Becky Nissen, who is helping us transport the letters to and from Africa, says she knows it’s a slow process, but they are so grateful for what our school and students are doing.
We’re excited to be a part of this neat pen pal project, and we hope that it is a great experience for all involved.
Fourth grade students in Ms. Mazon’s class and fifth grade students in Mrs. Maddock’s class organized and “classified” supplies that preschool through fifth grade students collected for our pen pal project with students in Kibera, which is in Nairobi, Africa.
Pencils, crayons, small games, pencil sharpeners, markers, stickers, balloons and a backpack were among the items students and parents donated. Once separated into groups, students “stuffed” a suitcase full of the supplies.
Pen pal letters from students in kindergarten through eighth grade were also included in the suitcase.
What an amazing experience – and the pictures show it!
The suitcase will be sent with a person affiliated with the students and schools in Kibera who will visit Africa in January.
A new project is in store for Tucson Country Day School! Many classes – at several grade levels – are going to be pen pals with students in Kibera, which is in Nairobi, Kenya in Africa.
The students we are pen pals with in Africa live in less fortunate situations than most of us do. Most of them only eat one meal a day – a small bowl of a food similar to porridge that they are fed at school. They also usually don’t wear shoes. The students are packed side-by-side into classrooms, struggling to focus on learning.
TCDS students got to learn about the living and school environment of the students in Kibera when special guest speaker Charles Nderitu came all the way from Africa to speak to our students. Students in preschool all the way through eighth grade were treated to the wonderful assembly recently. Students even learned a game, song and movements that kids in Kibera know.
During the assembly, Ms. Savage, our music teacher led several students in playing African music with instruments. She also chose other students to participate in an African group dance.
Our students have been working on curriculum-based projects to send to the students in Kibera. The projects include written brochures about Arizona, life stories and letters to students in Kibera, to name a few. All who are involved in this pen pal project are very excited and eager to participate.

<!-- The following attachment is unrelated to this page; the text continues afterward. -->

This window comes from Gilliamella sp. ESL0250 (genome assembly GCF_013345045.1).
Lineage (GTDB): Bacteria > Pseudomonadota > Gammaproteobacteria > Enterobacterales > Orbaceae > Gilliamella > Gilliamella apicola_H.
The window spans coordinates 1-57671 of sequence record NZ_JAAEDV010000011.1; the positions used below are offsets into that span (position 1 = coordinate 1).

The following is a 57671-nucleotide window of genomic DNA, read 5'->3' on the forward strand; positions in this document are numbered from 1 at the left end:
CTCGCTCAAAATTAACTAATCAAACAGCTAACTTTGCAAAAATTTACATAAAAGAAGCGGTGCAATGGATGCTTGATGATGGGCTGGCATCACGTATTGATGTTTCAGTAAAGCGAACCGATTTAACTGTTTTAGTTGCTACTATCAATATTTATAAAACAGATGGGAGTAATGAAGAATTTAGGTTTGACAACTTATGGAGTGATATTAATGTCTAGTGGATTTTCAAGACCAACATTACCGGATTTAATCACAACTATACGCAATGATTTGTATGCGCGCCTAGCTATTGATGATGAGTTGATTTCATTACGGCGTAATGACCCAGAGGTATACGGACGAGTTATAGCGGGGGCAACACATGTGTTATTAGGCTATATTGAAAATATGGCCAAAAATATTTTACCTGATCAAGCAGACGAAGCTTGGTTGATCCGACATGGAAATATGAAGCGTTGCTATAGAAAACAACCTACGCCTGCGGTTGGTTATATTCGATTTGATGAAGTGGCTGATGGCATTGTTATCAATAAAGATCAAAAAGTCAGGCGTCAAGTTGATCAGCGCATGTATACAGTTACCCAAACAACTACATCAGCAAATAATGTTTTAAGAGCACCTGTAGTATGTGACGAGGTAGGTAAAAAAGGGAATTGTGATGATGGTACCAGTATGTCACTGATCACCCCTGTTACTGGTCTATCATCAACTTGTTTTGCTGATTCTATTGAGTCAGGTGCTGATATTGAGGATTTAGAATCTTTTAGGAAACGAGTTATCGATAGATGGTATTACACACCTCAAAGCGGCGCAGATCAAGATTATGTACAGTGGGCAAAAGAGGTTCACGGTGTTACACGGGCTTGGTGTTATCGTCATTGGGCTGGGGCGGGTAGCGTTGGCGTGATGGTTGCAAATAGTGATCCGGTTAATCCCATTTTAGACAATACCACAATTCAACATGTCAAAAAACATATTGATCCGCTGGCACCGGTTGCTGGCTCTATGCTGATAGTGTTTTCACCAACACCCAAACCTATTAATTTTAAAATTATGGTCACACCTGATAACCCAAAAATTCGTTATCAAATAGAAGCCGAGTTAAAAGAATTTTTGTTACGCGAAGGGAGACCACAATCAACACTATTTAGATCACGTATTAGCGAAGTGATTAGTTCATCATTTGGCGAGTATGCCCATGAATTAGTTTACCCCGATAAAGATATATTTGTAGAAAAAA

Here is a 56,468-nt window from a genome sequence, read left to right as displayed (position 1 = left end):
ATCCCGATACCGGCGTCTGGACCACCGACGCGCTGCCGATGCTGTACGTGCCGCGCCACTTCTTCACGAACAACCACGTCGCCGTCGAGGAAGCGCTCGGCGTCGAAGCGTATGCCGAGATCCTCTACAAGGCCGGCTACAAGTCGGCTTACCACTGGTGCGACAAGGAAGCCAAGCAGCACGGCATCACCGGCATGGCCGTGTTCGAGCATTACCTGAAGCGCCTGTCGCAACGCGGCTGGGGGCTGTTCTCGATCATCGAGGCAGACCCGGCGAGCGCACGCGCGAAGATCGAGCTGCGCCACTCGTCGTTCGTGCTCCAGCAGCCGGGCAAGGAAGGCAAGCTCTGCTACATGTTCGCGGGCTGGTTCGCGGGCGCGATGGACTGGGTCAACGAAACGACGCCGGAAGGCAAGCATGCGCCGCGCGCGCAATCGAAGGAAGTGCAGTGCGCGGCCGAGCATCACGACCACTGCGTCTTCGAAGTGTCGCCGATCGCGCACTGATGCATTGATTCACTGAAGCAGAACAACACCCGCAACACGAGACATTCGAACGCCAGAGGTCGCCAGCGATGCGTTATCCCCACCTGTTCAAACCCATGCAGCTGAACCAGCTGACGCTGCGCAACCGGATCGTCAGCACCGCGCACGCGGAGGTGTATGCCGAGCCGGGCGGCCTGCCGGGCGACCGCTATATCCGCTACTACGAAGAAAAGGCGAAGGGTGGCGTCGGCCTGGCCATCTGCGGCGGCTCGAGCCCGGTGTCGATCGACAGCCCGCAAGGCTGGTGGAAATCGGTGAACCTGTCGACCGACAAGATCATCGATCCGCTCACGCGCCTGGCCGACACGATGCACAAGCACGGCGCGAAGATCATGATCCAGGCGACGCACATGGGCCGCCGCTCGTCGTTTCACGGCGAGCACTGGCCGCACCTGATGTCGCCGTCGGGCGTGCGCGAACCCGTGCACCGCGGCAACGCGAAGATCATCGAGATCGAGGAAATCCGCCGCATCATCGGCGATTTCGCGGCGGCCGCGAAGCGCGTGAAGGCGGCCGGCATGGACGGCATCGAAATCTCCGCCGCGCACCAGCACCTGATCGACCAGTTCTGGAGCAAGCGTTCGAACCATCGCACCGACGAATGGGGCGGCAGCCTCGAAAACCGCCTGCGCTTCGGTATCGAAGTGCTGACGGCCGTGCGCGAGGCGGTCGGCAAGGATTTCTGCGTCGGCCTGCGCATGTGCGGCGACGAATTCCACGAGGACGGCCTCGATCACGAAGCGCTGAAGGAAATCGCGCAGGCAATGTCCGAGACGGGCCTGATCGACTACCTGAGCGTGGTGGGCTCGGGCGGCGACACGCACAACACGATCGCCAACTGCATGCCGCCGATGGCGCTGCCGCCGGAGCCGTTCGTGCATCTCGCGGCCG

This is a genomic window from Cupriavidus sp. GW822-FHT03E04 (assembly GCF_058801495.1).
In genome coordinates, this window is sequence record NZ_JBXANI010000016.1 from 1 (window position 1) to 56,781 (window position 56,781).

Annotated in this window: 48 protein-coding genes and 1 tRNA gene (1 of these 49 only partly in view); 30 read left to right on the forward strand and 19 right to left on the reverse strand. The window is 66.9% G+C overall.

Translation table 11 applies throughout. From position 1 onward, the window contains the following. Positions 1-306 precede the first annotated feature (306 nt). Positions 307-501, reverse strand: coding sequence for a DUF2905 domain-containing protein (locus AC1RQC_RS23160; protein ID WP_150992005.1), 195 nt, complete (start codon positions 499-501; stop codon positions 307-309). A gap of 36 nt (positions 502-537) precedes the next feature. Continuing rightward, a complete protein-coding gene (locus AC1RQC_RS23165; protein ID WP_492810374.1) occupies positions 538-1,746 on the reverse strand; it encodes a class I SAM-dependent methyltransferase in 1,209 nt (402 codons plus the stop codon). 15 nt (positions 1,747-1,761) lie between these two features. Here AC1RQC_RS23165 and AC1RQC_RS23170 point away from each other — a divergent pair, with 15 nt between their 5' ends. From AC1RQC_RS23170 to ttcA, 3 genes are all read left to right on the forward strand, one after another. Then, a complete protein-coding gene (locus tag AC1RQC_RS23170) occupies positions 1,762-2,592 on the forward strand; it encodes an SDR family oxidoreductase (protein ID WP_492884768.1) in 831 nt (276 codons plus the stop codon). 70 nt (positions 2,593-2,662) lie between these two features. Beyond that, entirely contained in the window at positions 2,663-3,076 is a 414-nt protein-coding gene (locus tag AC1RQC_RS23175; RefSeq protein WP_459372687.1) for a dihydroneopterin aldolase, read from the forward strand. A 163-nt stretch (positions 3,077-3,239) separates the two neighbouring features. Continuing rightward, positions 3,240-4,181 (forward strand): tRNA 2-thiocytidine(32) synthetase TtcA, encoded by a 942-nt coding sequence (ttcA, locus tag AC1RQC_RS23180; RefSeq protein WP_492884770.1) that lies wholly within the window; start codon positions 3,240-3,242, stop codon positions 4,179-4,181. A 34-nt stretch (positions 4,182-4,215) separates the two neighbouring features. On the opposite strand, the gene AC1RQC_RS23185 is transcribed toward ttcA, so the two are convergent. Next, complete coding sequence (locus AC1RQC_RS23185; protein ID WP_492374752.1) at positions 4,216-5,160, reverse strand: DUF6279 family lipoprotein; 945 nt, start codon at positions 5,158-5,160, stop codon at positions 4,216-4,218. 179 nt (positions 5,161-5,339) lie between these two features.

In kindergarten, each class chose to write about a different topic regarding Arizona. Ms. Kari’s class wrote about the food here, Mr. Jason’s class focused on our state’s monuments, Ms. Jaclyn’s students discussed plants native to Arizona, and Ms. Amber’s class wrote about the wildlife. The students loved it and were so excited to help out less fortunate kids.
Guest speaker Charles brought pen pal letters that children in Kibera wrote for TCDS students. Many students and classes will continue to be pen pals with the children in Kibera during the school year.
Students will be learning not only about another student in halfway across the world, but also about a different culture as well as a way of life that is different from theirs. They will also be working on their reading, writing and social studies, while helping Kibera students practice their English skills as well.
There were two assemblies – one for preschool through third grade and a second assembly for fourth through eighth grade. At the end of the second assembly, many students went up to greet Charles, giving him hugs, high fives and thanking him for coming to Tucson.
In addition to pen pal letters, our students also plan to help spread kindness by collecting school supplies to send to the students in Kibera. This is a project – put together mostly through Project Wisdom – that is sure to positively impact our students.